The Bridges of Rome

It is very hot in Rome at the moment so last week, when a friend invited me to the launch of a book written by a relative of hers, I wasn’t too keen on being trapped in a hot bookstore. Luckily, she sent me a copy of the invitation and I saw that the event was to take place by the river in the evening. In the summer, a good part of the river bank is lined with little temporary cafes, restaurants and shops and I thought it would be in one of these. At least it would be cool by the river!

When I got there, I was surprised to find that the event was being held on a boat and we were going to go on a little cruise along the river. I had never been on a boat on the Tevere so I was excited to be there. The boat had an open space at the top where we were seated and an area below where food and drinks were served.

The book was essentially about the bridges of Rome and as the boat left the dock, we started out with a quiz on how many bridges there are in total (I said 10 but there are 37!), which one is the oldest (the one at the Isola Tiberina which dates to between 62 and 37 BC, I got that right at least but little else…). After the quiz, as we passed under the bridges, we were given a most entertaining account of Rome’s bridges, their history and related anecdotes.

The Tevere is about 20 to 30 metres below street level and feels cut off from the city. At every bridge, there are steps going down to the river bank where the atmosphere is very different from that along the embankment at street level. Being in a boat gives one yet another perspective. Castel Sant’Angelo was originally the Mausoleum of the Emperor Hadrian. Over subsequent centuries, more and more levels were added culminating with Papal apartments at the top. It was the first time I was able to see the different levels so clearly. Both the Castel Sant’Angelo and the Palazzo della Giustizia are gigantic at street level but don’t seem as dominating from the river though just as imposing.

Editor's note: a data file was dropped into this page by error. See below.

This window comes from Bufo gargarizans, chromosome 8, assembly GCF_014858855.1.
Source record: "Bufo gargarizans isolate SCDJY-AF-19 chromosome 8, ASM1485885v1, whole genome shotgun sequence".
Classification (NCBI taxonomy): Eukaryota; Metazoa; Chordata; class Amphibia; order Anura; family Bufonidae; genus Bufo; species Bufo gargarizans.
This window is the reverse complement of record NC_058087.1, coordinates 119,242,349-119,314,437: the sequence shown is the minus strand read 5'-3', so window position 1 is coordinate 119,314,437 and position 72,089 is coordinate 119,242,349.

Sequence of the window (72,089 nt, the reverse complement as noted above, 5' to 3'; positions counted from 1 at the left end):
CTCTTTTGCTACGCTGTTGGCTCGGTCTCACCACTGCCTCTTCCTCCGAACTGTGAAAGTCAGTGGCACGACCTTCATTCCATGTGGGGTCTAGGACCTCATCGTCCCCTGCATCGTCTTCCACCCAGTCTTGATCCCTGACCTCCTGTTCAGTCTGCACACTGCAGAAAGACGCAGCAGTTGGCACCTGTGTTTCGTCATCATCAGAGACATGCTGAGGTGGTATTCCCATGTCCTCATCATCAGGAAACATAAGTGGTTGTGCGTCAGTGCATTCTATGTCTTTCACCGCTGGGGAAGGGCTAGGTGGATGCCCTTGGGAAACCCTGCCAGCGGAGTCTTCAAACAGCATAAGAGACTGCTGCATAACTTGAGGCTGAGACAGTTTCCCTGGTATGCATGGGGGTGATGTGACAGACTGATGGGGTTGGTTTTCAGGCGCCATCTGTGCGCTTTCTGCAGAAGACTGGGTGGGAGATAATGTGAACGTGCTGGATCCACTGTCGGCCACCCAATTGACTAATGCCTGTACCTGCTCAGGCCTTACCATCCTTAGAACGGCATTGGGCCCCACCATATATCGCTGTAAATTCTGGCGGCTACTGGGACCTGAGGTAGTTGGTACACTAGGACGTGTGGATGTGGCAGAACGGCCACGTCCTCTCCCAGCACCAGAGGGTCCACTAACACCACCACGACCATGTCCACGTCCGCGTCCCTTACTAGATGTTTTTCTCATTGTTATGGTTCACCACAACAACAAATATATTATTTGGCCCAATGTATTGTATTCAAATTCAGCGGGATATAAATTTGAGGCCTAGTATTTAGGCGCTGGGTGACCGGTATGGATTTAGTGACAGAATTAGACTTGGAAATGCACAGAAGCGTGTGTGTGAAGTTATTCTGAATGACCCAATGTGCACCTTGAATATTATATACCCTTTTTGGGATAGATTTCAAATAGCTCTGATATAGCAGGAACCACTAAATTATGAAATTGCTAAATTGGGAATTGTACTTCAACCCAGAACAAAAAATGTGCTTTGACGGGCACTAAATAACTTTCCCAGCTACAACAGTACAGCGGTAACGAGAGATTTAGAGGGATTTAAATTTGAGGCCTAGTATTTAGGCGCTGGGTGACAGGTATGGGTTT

What I enjoyed most of all was seeing the little floating swimming clubs and the life of the river which one has no idea about when at street level. I’m not sure I would want to swim in the Tevere and I didn’t see anyone in the water though I did see plenty of people having a drink in the club bars on the boats. It was great to see people kayaking and canoeing and possibly practising for Dragon type boat races. There were runners and people taking their dogs for a walk along the river bank. I wish the river was more on a level with the street but one has to remember that the areas adjacent to the river wouldn’t exist without the embankment on account of flooding.

As we returned to Ponte Sisto where we had started out, the sun had just set and we saw San Pietro bathed in orange light. A beautiful sight at any time but even better from a boat.

By the time we docked, it was too late to have an aperitivo by the river but I hope to do so before I return to Toronto next week.

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